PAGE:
Pre-service teacher learning and practice for mathematical literacy.
Winter, Mark Marx Jamali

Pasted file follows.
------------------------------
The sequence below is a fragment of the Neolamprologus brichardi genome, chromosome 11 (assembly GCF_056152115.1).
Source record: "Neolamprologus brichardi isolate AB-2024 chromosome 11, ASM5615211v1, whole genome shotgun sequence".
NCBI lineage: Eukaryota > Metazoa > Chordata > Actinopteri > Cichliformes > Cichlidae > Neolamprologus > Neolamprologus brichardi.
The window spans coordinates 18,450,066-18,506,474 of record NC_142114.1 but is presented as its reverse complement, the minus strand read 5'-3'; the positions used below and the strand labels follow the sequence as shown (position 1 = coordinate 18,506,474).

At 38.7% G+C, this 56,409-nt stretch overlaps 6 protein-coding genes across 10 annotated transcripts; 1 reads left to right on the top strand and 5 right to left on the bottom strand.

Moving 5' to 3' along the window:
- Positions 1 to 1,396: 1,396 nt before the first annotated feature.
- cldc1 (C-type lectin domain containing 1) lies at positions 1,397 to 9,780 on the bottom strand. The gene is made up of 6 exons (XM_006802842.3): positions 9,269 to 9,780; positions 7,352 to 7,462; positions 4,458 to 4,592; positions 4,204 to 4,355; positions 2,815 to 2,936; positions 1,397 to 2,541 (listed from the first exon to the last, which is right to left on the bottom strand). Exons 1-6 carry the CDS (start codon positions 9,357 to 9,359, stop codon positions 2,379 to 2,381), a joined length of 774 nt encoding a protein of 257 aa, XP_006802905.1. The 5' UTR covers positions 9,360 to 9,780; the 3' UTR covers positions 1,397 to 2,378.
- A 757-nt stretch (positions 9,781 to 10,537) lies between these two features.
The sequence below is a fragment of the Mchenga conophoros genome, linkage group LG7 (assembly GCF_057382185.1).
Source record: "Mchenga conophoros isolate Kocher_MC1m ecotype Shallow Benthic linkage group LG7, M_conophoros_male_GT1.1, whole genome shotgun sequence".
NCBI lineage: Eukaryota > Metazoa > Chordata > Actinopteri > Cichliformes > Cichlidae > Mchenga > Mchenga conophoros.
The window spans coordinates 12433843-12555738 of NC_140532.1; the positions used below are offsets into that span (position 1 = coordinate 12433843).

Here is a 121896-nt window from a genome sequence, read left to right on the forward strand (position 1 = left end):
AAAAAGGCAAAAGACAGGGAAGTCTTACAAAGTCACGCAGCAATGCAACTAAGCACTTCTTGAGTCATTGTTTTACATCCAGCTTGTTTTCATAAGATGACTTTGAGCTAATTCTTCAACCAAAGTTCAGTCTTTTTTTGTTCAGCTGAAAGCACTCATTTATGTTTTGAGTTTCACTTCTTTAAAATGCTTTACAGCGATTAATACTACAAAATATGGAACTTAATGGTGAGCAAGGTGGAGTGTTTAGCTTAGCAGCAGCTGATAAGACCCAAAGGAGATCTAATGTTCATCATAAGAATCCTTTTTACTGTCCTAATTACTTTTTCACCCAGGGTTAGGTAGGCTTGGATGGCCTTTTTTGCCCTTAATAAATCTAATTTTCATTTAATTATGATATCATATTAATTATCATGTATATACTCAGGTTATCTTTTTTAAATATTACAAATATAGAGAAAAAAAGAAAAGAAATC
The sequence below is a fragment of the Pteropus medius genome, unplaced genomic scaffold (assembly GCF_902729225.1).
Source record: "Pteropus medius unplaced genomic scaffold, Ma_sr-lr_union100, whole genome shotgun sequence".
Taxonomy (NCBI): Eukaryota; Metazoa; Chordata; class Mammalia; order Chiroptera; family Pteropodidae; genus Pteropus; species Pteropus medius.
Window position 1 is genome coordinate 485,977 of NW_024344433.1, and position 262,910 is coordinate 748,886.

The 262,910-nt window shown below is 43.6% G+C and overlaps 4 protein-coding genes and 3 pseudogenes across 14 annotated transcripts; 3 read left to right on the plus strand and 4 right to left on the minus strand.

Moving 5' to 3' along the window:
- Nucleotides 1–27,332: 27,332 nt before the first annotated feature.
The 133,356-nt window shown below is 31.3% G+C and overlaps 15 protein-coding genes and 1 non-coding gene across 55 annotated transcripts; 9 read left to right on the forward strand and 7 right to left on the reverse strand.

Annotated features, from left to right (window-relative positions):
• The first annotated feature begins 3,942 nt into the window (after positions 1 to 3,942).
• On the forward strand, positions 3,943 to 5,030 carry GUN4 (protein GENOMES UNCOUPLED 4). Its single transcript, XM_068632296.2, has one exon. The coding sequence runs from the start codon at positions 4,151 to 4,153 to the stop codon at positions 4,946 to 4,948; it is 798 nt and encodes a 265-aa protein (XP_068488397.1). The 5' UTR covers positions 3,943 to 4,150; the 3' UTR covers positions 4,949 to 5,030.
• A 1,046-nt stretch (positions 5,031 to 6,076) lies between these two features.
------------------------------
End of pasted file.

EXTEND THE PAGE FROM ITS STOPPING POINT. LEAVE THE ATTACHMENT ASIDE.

This study explores the nature of pre-service Mathematical Literacy teachers' problem solving with a focus on intra-mathematics and extra-mathematics connections, across two years (2011-2012). The pre-service teachers were enrolled into a new three-year Bachelor of Education course, Concepts and literacy in mathematics (CLM), at a large urban University in South Africa. The CLM course aimed specifically at developing the teachers' fundamental mathematical knowledge as well as contextual knowledge, which were believed to be key components in ML teaching. The fact that the course offered a new approach to professional teacher development in ML (pre-service), contrasting the old model (in-service) reported in ML-related literature in South Africa, where qualified teachers from other subjects were reskilled, coupled with the need to grow the pool of qualified ML teachers, provided a rationale for conducting this study. Data relating to the pre-service teachers' responses to assessment tasks within the course, and their school practicum periods focusing on classroom mathematical working, combined with pedagogical orientations, was collected. PISA's (OECD, 2010, 2013) dimensions of the mathematisation process provided the theoretical framework while Graven and Venkat's (2007a) pedagogic agendas were used to make sense of the pedagogic orientations in practice. The results relating to both learning and practice suggest that the teachers' knowledge relating to model formulation, an aspect of extramathematics connections, was weak across the two years. Nevertheless, improvements in ways in which the dimensions ofthe mathematisation process occurred were noted across the two years, with localised errors. In terms of pedagogic agendas foregrounded by the teachers in ML classrooms, results indicate that agenda 2 (content and context driven) and agenda 3 (mainly content driven) featured more than agenda 1 (context driven) which supports the rhetoric in the ML curriculum. Two implications to teacher training have been noted; first the need for a focus on correctly translating quantities from problem situations into mathematical models, and secondly, the need for promotion of provision of solution procedures with pedagogic links. This study offers two key contributions namely; extending knowledge relating to pre-service ML teacher training, and extending theory for understanding steps in problem solving to incorporate aspects of pedagogy.